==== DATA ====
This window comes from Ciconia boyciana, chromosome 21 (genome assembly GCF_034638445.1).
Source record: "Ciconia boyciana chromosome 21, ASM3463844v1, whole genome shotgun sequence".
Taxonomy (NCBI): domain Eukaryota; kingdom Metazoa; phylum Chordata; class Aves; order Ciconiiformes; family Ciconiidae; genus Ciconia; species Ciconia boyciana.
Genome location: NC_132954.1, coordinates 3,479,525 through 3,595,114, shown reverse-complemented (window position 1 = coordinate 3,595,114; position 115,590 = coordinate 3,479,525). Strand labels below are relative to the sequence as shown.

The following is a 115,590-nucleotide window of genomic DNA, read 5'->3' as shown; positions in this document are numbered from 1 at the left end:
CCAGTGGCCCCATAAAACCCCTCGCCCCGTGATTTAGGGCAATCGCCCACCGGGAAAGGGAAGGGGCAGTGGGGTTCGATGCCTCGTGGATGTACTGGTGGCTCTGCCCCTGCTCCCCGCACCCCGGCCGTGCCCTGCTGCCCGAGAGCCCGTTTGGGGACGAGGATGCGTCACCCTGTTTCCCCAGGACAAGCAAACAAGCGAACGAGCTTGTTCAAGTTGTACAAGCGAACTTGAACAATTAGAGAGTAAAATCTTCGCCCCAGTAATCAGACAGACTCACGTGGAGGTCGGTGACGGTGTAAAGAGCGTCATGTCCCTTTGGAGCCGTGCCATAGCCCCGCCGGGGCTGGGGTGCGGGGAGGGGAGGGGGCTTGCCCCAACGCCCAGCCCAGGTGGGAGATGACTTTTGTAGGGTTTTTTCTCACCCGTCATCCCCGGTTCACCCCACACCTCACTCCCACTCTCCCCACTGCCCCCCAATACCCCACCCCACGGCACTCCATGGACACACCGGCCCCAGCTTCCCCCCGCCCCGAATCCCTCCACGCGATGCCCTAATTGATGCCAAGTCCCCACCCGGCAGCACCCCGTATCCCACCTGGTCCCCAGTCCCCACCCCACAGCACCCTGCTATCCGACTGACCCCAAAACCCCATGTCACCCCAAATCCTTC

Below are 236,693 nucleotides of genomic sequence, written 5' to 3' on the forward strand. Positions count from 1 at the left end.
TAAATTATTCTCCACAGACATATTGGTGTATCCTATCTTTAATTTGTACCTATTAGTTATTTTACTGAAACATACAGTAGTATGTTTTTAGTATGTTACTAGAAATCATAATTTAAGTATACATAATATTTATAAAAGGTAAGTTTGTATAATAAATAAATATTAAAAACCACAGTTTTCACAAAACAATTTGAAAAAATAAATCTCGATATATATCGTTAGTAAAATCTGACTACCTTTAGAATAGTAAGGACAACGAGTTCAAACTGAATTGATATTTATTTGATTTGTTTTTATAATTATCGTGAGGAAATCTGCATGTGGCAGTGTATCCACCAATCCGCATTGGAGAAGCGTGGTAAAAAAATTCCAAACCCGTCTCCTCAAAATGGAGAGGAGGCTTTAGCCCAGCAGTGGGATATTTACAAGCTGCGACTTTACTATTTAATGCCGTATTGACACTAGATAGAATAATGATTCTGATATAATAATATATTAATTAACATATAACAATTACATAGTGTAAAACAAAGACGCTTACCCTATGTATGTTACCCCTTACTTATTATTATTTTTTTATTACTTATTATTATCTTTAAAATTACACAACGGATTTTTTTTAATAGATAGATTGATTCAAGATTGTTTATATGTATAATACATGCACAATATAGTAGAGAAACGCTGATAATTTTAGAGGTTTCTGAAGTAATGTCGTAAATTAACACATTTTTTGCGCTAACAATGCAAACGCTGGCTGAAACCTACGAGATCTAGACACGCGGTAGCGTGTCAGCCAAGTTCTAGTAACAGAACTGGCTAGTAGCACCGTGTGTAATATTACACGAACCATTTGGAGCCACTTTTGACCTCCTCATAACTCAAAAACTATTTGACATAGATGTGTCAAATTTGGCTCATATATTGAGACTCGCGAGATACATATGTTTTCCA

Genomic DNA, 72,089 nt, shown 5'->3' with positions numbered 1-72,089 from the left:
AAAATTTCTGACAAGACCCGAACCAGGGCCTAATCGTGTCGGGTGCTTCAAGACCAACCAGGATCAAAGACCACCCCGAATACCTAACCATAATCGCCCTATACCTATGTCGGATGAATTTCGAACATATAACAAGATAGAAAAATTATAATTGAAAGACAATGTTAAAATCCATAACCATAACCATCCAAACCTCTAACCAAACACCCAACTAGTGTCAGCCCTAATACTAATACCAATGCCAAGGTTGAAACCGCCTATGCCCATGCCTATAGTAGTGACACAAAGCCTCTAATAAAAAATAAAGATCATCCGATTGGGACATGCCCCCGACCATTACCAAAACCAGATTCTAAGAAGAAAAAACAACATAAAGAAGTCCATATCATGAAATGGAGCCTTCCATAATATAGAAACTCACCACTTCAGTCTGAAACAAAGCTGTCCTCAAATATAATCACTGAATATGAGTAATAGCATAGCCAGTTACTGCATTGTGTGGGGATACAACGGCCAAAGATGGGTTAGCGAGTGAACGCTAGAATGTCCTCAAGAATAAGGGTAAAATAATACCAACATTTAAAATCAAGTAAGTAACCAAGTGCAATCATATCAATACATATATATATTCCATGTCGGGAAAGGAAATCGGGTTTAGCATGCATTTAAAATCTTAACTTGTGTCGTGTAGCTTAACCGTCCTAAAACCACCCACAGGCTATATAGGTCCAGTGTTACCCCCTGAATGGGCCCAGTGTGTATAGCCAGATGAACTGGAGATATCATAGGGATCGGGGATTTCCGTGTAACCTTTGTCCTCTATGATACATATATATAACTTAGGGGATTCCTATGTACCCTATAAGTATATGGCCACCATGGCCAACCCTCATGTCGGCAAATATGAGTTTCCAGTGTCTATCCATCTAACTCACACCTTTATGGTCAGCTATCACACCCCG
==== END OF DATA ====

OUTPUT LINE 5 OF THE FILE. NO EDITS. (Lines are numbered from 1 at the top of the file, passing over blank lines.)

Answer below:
The following is a 115,590-nucleotide window of genomic DNA, read 5'->3' as shown; positions in this document are numbered from 1 at the left end: